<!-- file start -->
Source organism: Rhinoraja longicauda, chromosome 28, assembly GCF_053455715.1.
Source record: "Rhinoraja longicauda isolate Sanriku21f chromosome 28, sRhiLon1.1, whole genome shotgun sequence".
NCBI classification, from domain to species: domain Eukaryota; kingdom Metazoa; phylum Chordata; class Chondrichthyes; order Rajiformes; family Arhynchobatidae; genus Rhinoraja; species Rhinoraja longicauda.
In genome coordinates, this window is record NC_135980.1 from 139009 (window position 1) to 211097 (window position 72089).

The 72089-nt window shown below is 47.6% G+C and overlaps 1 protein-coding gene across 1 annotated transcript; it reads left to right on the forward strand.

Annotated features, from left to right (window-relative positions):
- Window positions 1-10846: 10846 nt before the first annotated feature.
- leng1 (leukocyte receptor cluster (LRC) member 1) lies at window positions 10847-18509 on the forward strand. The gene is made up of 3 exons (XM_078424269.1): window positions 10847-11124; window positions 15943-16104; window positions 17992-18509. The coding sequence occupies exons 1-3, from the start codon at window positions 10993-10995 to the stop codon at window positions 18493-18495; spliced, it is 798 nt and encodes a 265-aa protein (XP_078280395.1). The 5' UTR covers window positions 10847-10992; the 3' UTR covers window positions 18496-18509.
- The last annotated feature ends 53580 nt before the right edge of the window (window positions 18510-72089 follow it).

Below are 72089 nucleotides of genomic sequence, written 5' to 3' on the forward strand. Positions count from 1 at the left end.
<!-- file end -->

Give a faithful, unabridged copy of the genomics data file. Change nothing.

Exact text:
Source organism: Rhinoraja longicauda, chromosome 28, assembly GCF_053455715.1.
Source record: "Rhinoraja longicauda isolate Sanriku21f chromosome 28, sRhiLon1.1, whole genome shotgun sequence".
NCBI classification, from domain to species: domain Eukaryota; kingdom Metazoa; phylum Chordata; class Chondrichthyes; order Rajiformes; family Arhynchobatidae; genus Rhinoraja; species Rhinoraja longicauda.
In genome coordinates, this window is record NC_135980.1 from 139009 (window position 1) to 211097 (window position 72089).

The 72089-nt window shown below is 47.6% G+C and overlaps 1 protein-coding gene across 1 annotated transcript; it reads left to right on the forward strand.

Annotated features, from left to right (window-relative positions):
- Window positions 1-10846: 10846 nt before the first annotated feature.
- leng1 (leukocyte receptor cluster (LRC) member 1) lies at window positions 10847-18509 on the forward strand. The gene is made up of 3 exons (XM_078424269.1): window positions 10847-11124; window positions 15943-16104; window positions 17992-18509. The coding sequence occupies exons 1-3, from the start codon at window positions 10993-10995 to the stop codon at window positions 18493-18495; spliced, it is 798 nt and encodes a 265-aa protein (XP_078280395.1). The 5' UTR covers window positions 10847-10992; the 3' UTR covers window positions 18496-18509.
- The last annotated feature ends 53580 nt before the right edge of the window (window positions 18510-72089 follow it).

Below are 72089 nucleotides of genomic sequence, written 5' to 3' on the forward strand. Positions count from 1 at the left end.